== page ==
MCAM Launches Online Streaming

Tony Tilton, manager of Moorhead Community Access Media, says the channel’s new ability to livestream opens its programs to many more residents as well as viewers all over the country. (Photo/Nancy Hanson)

Nancy Edmonds Hanson
hansonnanc@gmail.com

If you watched the Moorhead Spuds play Elk River in their season opener on your Smart TV or laptop last Friday, you already know the big news from MCAM: The city’s public access television channel has begun livestreaming to viewers via the Internet.
“Streaming has been a goal for a long time. We got a new server several months ago that can finally handle it,” says Tony Tilton, manager of Moorhead Community Access Media. “We actually got it up and running the night before the game.”
He adds, “We’re also hoping to be able to livestream hockey and some girls’ sports events.” MCAM’s programs are going out in standard resolution right now, but with its equipment, it will be able to move up to high-definition as soon as Midco and CableOne, the two cable companies that carry its channels, are ready to step up sometime this fall.
Until now, MCAM’s noncommercial public access channel has only been available to cable subscribers on channels 99 (Midco) and 69 (Cableone). In addition, city council meetings are broadcast live on channels 12 and 58.
Now, thanks to its newfound ability to stream online, fans can also watch the next three Spuds home games live on any Internet-connected TV or device. That opens the door to viewers who use satellite services, as well as those outside the Moorhead city limits, the area to which cable service is limited.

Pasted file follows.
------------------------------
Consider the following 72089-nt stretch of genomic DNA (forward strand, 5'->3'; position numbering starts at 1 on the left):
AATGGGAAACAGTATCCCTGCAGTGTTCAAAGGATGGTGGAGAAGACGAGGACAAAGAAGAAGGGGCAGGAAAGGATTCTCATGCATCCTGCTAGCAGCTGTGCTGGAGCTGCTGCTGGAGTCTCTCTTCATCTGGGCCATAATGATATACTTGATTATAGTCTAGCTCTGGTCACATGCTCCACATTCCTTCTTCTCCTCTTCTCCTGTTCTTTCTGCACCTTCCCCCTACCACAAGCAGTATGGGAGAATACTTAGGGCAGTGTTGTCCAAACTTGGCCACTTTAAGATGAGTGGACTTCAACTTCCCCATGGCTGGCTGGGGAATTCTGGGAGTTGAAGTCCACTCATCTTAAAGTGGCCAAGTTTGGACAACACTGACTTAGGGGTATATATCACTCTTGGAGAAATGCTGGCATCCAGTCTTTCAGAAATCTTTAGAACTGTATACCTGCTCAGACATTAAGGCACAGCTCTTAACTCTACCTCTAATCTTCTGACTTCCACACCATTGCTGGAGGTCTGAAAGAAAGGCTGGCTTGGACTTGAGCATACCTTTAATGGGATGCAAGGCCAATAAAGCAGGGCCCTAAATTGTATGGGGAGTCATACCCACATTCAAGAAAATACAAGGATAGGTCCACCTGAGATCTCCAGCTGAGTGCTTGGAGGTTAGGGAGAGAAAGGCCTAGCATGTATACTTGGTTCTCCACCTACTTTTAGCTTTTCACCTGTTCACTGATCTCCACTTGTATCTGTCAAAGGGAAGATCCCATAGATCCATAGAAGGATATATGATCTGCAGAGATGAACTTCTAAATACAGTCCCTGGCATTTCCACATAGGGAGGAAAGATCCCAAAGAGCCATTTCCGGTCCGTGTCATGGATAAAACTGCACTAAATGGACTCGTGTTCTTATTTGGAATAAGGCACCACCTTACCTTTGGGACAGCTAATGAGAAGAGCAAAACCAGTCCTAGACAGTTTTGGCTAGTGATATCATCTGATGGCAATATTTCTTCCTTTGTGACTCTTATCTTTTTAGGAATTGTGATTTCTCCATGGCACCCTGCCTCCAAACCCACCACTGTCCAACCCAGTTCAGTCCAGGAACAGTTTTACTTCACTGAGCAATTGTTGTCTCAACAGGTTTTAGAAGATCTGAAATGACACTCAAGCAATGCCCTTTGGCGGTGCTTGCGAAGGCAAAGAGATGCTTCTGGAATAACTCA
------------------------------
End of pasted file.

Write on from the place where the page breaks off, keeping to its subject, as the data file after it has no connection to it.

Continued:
Streaming is available at www.moorheadaccess.org, MCAM’s website. City and county government meetings are streamed and archived on the city and county’s own sites; visitors to the MCAM page can click through to view Moorhead council and some public service commission sessions live or view past meetings. Clay County Commission meetings are posted after their conclusion.
MCAM’s 24-hour schedule includes a mix of locally produced events, classic movies and TV programs from days gone by, all now in the public domain. The content includes the makings for “Matinee at the Theatre,” late-night weekend blocks featuring movie-house cartoons, short subjects and serials like “Flash Gordon.”
Three-hour blocks of themed programs from the 1950s and 1960s are scheduled each evening from 4 to 7 p.m., then replayed from 11 to 2 a.m. and 6 to 9 a.m. They include Mystery Mondays, Tearful Tuesdays, Western Wednesdays, Thriller Thursdays, the Theatre of Fantastic (Saturdays) and Sagebrush Cinema (Sundays). Sunday evenings are saved for a classic movie double feature.
Some live programming is produced by MCAM despite its limited budget, which comes from a portion of the two cable companies’ franchise fees paid to the city. “Moorhead Talks” is a monthly program that brings area leaders and executives into the studio in its Moorhead Center Mall, including Mayor Del Rae Williams and Derrick LaPoint of Downtown Moorhead Inc.; a new episode is planned later this month. In the future, Tony says, the channel hopes to record and livestream from other sites, including the Moorhead Public Service building, the Hjemkomst Center and the Moorhead Library.
He expects a forum for local mayoral candidates to be on the schedule in October; candidate events may also be added.
“Our goal is to give Moorhead a little bit of voice in a medium where we don’t get heard much,” he says. “We’re the lowest budget station around, but we’re growing.”

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